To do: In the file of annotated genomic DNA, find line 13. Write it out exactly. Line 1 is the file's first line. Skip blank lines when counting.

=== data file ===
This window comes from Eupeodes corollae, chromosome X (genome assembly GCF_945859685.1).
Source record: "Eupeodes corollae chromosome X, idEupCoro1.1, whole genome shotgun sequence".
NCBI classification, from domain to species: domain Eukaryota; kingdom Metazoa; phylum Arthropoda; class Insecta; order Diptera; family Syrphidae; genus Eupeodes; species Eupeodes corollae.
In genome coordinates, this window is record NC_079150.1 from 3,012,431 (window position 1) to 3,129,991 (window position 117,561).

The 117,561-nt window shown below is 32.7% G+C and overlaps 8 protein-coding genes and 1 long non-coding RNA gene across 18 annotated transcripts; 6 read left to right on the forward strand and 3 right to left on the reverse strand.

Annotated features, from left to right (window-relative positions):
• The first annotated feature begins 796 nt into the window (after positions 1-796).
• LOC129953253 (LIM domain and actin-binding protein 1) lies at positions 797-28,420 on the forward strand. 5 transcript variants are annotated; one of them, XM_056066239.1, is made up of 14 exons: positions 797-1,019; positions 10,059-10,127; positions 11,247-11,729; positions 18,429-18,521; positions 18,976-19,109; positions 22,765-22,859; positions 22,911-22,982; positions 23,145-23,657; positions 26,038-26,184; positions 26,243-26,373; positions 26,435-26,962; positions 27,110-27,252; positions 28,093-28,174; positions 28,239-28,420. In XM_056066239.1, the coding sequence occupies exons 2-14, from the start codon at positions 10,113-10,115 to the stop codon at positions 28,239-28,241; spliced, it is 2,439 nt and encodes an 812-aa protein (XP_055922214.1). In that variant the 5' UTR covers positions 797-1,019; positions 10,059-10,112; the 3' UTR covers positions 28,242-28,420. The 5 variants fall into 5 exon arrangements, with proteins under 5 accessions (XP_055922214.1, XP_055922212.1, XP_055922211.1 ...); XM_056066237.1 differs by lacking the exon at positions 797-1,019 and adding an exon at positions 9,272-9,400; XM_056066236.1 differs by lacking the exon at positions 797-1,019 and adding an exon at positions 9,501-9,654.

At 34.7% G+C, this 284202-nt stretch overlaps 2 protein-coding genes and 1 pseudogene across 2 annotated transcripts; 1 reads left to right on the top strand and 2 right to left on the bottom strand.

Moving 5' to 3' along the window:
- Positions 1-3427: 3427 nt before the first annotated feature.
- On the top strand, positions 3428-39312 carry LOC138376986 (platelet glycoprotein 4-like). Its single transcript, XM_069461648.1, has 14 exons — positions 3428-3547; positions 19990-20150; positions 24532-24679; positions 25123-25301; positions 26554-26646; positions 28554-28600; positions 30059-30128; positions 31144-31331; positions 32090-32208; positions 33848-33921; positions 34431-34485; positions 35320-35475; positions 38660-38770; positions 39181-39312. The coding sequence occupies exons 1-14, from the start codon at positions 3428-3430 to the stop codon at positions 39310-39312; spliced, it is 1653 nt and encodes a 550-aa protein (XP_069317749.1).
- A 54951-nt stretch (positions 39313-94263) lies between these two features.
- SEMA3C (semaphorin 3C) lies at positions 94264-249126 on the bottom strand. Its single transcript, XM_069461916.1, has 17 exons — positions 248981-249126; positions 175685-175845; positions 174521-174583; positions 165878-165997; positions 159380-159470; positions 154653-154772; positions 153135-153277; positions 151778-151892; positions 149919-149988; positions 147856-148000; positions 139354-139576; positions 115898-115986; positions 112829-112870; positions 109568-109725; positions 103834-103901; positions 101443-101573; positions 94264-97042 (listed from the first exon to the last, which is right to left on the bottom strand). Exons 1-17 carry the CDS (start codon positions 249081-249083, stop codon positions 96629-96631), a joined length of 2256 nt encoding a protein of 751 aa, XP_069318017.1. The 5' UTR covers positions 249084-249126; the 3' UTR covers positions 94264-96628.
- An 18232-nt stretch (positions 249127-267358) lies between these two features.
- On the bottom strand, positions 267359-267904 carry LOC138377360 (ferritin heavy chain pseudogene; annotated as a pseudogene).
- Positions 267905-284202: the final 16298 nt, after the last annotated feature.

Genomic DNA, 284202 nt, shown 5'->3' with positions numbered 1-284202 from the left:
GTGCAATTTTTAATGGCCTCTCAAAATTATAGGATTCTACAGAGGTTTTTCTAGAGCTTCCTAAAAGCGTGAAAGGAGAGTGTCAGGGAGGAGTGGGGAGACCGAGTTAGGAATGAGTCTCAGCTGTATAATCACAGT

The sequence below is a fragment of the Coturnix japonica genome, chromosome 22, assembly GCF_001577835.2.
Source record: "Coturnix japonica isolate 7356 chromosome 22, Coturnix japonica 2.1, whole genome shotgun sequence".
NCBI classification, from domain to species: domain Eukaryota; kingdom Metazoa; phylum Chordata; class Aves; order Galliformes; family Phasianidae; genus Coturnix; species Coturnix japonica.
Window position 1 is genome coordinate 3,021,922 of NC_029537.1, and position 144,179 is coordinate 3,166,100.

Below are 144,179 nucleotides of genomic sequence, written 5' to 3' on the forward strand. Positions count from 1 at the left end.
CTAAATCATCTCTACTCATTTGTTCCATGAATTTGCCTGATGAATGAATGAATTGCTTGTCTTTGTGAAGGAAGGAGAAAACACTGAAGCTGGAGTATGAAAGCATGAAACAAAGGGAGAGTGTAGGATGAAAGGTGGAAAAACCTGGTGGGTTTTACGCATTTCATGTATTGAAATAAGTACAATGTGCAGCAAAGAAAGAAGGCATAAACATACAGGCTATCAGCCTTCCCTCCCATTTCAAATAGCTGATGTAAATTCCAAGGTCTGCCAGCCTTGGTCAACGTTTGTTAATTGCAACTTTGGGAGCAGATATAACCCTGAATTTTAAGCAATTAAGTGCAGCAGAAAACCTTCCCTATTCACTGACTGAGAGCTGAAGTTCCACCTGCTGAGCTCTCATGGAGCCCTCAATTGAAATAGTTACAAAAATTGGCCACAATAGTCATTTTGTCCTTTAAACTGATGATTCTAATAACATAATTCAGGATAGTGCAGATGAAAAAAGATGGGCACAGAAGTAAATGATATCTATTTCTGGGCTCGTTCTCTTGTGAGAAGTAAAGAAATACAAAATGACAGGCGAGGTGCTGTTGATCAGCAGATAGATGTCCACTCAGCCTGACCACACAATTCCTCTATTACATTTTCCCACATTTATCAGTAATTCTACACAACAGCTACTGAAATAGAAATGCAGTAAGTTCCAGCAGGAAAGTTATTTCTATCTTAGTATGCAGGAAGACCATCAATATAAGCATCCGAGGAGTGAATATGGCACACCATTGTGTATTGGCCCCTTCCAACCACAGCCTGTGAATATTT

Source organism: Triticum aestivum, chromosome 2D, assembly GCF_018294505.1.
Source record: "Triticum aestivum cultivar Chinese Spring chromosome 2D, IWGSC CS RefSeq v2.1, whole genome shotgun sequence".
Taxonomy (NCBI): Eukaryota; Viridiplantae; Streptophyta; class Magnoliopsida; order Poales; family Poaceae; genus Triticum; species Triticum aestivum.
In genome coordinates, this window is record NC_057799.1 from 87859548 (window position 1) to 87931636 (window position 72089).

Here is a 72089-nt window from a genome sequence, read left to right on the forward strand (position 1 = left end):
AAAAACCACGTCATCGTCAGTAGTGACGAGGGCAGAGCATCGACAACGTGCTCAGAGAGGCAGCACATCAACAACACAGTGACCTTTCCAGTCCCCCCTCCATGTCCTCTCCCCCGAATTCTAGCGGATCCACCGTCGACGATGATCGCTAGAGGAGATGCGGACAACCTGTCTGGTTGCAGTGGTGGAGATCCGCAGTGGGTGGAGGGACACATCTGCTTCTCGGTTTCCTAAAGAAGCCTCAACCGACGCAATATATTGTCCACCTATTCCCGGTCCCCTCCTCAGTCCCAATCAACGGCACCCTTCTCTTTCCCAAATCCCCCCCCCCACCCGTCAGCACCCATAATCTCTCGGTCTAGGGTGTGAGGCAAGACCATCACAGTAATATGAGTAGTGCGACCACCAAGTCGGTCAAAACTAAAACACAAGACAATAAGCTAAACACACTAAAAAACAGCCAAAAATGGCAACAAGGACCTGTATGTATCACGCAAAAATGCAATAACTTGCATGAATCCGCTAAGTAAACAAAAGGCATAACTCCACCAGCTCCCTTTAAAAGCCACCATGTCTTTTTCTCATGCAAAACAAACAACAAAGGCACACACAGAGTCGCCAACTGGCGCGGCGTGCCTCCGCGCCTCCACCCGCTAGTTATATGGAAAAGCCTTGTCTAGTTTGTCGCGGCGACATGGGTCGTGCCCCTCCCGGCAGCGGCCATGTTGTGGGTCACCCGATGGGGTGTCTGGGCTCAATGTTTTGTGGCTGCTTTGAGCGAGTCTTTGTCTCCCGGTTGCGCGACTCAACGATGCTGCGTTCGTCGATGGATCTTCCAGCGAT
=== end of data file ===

- A 54951-nt stretch (positions 39313-94263) lies between these two features.